b) Foster spiritual ecumenism according to the principles
laid down in the Decree on Ecumenism (see especially n. 8)
about public and private prayer for the unity of Christians;
c) Promote friendliness, cooperation and charity between
Catholics and their brothers who are not in their communion;
d) Initiate and guide dialogue with them, bearing in mind
the adaptation to be made to the types of participants according
to nn. 9 and 1 1 of the Decree on Ecumenism;
e) Promote in common with our separated brethren joint
witness to the Christian faith as well as cooperation in such areas
as e.g., in education, morality, social and cultural matters, learning
and the arts. 5
f) Appoint experts to undertake discussions and consulta-
tions with the other churches and communities in the diocese;
g) Offer help and encouragement for the instruction and edu-
cation to be given to clergy and laity and for conducting one's life
in an ecumenical spirit, with special emphasis being given to pre-
paring seminary students, to preaching, catechetics and other kinds
of teaching dealt with in the Decree on Ecumenism, n. 10;
h) Maintain relations with the territorial ecumenical com-
mission, (see below) adapting the latter's advice and recom-
mendations to local diocesan conditions, and, in addition, when
circumstances suggest, useful information should be sent to the
Secretariat for Promoting Christian Unity in Rome, which can
help the latter in carrying on its own work.
B. The Territorial Commission
7. Each national episcopal conference* and also those which,
according to circumstances, include more than one nation — should
establish in accordance with their own statutes a commission of
bishops for ecumenical affairs assisted by experts. This commis-
sion should have a mandate from the episcopal conference of the
territory to give guidance in ecumenical affairs and determine con-
* References in this directory to "episcopal conference" also apply, with
due consideration for the requirements of law, to the patriarchal synods and
synods of major archbishops in the Catholic Eastern Churches.
crete ways of acting in accordance with the Decree on Ecumenism
and with other ordinances and legitimate customs, taking account
of the time, place and persons they are concerned with but also
of the good of the universal Church. If possible, this commission
should be assisted by a permanent secretariat.
8. The functions of this commission will include all those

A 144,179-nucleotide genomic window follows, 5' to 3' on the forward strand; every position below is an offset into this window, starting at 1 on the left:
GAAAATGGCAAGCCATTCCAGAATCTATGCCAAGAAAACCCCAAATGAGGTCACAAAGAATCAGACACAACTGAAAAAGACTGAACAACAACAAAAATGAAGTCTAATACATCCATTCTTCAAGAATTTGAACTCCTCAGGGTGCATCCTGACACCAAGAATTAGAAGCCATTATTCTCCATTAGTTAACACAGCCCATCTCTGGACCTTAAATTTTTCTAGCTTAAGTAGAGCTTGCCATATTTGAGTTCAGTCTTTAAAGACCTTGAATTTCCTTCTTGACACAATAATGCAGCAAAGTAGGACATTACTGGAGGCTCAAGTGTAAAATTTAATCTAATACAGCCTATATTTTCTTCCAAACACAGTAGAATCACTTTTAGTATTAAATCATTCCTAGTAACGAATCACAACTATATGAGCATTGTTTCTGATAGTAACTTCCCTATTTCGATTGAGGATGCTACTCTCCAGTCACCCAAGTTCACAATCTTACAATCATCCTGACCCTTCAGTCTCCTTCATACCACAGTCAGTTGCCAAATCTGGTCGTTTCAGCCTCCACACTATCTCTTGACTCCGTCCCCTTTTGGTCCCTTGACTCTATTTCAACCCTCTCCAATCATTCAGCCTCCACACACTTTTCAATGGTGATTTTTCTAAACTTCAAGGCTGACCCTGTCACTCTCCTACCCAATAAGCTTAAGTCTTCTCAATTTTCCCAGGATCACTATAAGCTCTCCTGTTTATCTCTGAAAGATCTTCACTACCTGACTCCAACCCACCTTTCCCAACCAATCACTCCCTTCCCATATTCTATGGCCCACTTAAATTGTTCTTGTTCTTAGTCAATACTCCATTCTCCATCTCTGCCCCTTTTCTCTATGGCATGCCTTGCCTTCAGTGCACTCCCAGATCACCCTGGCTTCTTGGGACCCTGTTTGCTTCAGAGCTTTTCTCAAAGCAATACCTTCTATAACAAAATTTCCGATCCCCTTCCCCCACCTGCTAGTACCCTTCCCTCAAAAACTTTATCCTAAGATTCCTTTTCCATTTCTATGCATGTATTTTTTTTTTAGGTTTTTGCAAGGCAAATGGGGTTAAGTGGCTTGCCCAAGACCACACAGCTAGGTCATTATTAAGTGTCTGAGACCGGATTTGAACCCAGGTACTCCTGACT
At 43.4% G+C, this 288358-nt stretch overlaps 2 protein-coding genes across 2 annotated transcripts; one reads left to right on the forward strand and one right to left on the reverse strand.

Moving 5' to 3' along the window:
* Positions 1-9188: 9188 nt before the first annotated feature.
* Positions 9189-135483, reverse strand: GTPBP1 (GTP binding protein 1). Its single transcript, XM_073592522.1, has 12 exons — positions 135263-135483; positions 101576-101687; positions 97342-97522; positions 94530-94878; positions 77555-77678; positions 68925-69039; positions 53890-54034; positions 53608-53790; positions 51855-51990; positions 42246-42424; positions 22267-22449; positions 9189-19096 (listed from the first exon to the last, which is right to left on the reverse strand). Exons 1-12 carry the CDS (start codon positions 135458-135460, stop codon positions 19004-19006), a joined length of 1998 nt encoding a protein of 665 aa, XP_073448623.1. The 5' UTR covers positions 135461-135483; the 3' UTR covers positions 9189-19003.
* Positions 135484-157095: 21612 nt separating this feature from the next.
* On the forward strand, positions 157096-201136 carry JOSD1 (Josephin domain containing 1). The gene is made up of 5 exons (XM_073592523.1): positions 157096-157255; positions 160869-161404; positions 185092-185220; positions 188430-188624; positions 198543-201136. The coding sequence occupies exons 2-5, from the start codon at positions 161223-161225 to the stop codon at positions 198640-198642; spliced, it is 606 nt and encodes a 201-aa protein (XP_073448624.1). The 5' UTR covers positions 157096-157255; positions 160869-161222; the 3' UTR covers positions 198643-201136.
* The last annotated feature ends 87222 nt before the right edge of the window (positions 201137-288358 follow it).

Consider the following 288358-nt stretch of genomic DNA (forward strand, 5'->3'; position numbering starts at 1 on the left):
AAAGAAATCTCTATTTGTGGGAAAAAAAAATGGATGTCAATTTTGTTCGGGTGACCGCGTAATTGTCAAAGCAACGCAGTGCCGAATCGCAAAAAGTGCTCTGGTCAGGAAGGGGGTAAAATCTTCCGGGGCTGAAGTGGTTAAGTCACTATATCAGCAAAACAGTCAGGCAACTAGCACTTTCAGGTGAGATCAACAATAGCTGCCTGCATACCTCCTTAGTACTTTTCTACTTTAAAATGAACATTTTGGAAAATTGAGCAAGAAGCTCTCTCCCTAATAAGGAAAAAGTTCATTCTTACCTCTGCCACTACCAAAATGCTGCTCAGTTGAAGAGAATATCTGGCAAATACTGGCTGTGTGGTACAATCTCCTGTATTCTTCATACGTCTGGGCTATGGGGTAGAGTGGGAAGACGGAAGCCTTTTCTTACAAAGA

listed under n. 6 insofar as they enter into the competence of a
territorial episcopal conference. In addition let it carry out other
tasks, of which some examples are given here:
a) Putting into practice the rules and instructions issued by
the Apostolic See in these matters;
b) Giving advice and assistance to the bishops who are set-
ting up an ecumenical commission in their own dioceses;
c) Giving spiritual and material help where possible to both
existing ecumenical institutions and to ecumenical enterprises to be
promoted either in the field of instruction and research or in that
of pastoral care and the promotion of Christian life according to
the principles set out in the Decree on Ecumenism, nn. 9 to 11;
d) Establishing dialogue and consultation with the leaders
and with ecumenical councils of the other churches and communi-
ties which exist on a national or territorial (as distinct from
e) Appointing of those experts who, by a public mandate of
the Church are designated for the conversations and consultations
with experts of the communities referred to under (d) above;
f) Setting up, if need be, a special subcommission for ecu-
menical relations with the Easterns;
g) Maintaining relations between the territorial hierarchy and
the Holy See.
II. THE VALIDITY OF BAPTISM
CONFERRED BY MINISTERS OF
CHURCHES AND ECCLESIAL
9. The Church's practice in this matter is governed by two
principles: that Baptism is necessary for salvation, and that it can
be conferred only once.
10. The ecumenical importance of Baptism is clear from
documents of the Second Vatican Council: "He Himself (Jesus